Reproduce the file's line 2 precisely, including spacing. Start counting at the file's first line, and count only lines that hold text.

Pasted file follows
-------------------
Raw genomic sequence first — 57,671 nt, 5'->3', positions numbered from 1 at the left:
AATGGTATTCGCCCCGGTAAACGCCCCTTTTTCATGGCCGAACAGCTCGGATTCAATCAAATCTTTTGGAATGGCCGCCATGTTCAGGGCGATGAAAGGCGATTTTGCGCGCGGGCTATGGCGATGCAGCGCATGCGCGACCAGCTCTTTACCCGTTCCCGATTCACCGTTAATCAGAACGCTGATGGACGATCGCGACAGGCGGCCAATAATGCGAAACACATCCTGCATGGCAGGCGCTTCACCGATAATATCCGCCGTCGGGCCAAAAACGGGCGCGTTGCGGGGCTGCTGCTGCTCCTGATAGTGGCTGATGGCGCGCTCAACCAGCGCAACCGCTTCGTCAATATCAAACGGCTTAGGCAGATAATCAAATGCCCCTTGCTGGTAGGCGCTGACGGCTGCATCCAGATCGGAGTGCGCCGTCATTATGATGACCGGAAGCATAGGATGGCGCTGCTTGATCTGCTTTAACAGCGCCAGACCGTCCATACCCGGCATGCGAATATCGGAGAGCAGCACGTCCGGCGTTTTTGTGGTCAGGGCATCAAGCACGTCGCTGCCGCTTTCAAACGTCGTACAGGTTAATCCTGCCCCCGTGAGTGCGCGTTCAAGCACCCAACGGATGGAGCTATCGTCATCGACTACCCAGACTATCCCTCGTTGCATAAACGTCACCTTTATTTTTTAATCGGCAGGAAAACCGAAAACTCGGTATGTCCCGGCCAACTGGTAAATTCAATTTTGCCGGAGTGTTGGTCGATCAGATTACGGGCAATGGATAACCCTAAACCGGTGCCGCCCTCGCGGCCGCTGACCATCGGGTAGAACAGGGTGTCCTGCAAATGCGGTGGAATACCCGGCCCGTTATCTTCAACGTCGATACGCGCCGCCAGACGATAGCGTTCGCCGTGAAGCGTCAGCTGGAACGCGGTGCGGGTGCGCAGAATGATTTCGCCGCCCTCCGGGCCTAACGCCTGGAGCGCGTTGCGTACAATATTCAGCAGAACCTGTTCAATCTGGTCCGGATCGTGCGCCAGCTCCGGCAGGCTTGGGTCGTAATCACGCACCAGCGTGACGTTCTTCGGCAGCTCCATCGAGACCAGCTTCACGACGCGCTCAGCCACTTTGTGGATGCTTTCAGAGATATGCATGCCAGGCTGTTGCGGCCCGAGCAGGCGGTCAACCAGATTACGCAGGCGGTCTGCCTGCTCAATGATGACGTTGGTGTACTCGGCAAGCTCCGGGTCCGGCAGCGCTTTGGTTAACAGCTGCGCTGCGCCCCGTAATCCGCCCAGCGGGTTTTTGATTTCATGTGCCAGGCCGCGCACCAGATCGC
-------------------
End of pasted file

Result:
AATGGTATTCGCCCCGGTAAACGCCCCTTTTTCATGGCCGAACAGCTCGGATTCAATCAAATCTTTTGGAATGGCCGCCATGTTCAGGGCGATGAAAGGCGATTTTGCGCGCGGGCTATGGCGATGCAGCGCATGCGCGACCAGCTCTTTACCCGTTCCCGATTCACCGTTAATCAGAACGCTGATGGACGATCGCGACAGGCGGCCAATAATGCGAAACACATCCTGCATGGCAGGCGCTTCACCGATAATATCCGCCGTCGGGCCAAAAACGGGCGCGTTGCGGGGCTGCTGCTGCTCCTGATAGTGGCTGATGGCGCGCTCAACCAGCGCAACCGCTTCGTCAATATCAAACGGCTTAGGCAGATAATCAAATGCCCCTTGCTGGTAGGCGCTGACGGCTGCATCCAGATCGGAGTGCGCCGTCATTATGATGACCGGAAGCATAGGATGGCGCTGCTTGATCTGCTTTAACAGCGCCAGACCGTCCATACCCGGCATGCGAATATCGGAGAGCAGCACGTCCGGCGTTTTTGTGGTCAGGGCATCAAGCACGTCGCTGCCGCTTTCAAACGTCGTACAGGTTAATCCTGCCCCCGTGAGTGCGCGTTCAAGCACCCAACGGATGGAGCTATCGTCATCGACTACCCAGACTATCCCTCGTTGCATAAACGTCACCTTTATTTTTTAATCGGCAGGAAAACCGAAAACTCGGTATGTCCCGGCCAACTGGTAAATTCAATTTTGCCGGAGTGTTGGTCGATCAGATTACGGGCAATGGATAACCCTAAACCGGTGCCGCCCTCGCGGCCGCTGACCATCGGGTAGAACAGGGTGTCCTGCAAATGCGGTGGAATACCCGGCCCGTTATCTTCAACGTCGATACGCGCCGCCAGACGATAGCGTTCGCCGTGAAGCGTCAGCTGGAACGCGGTGCGGGTGCGCAGAATGATTTCGCCGCCCTCCGGGCCTAACGCCTGGAGCGCGTTGCGTACAATATTCAGCAGAACCTGTTCAATCTGGTCCGGATCGTGCGCCAGCTCCGGCAGGCTTGGGTCGTAATCACGCACCAGCGTGACGTTCTTCGGCAGCTCCATCGAGACCAGCTTCACGACGCGCTCAGCCACTTTGTGGATGCTTTCAGAGATATGCATGCCAGGCTGTTGCGGCCCGAGCAGGCGGTCAACCAGATTACGCAGGCGGTCTGCCTGCTCAATGATGACGTTGGTGTACTCGGCAAGCTCCGGGTCCGGCAGCGCTTTGGTTAACAGCTGCGCTGCGCCCCGTAATCCGCCCAGCGGGTTTTTGATTTCATGTGCCAGGCCGCGCACCAGATCGC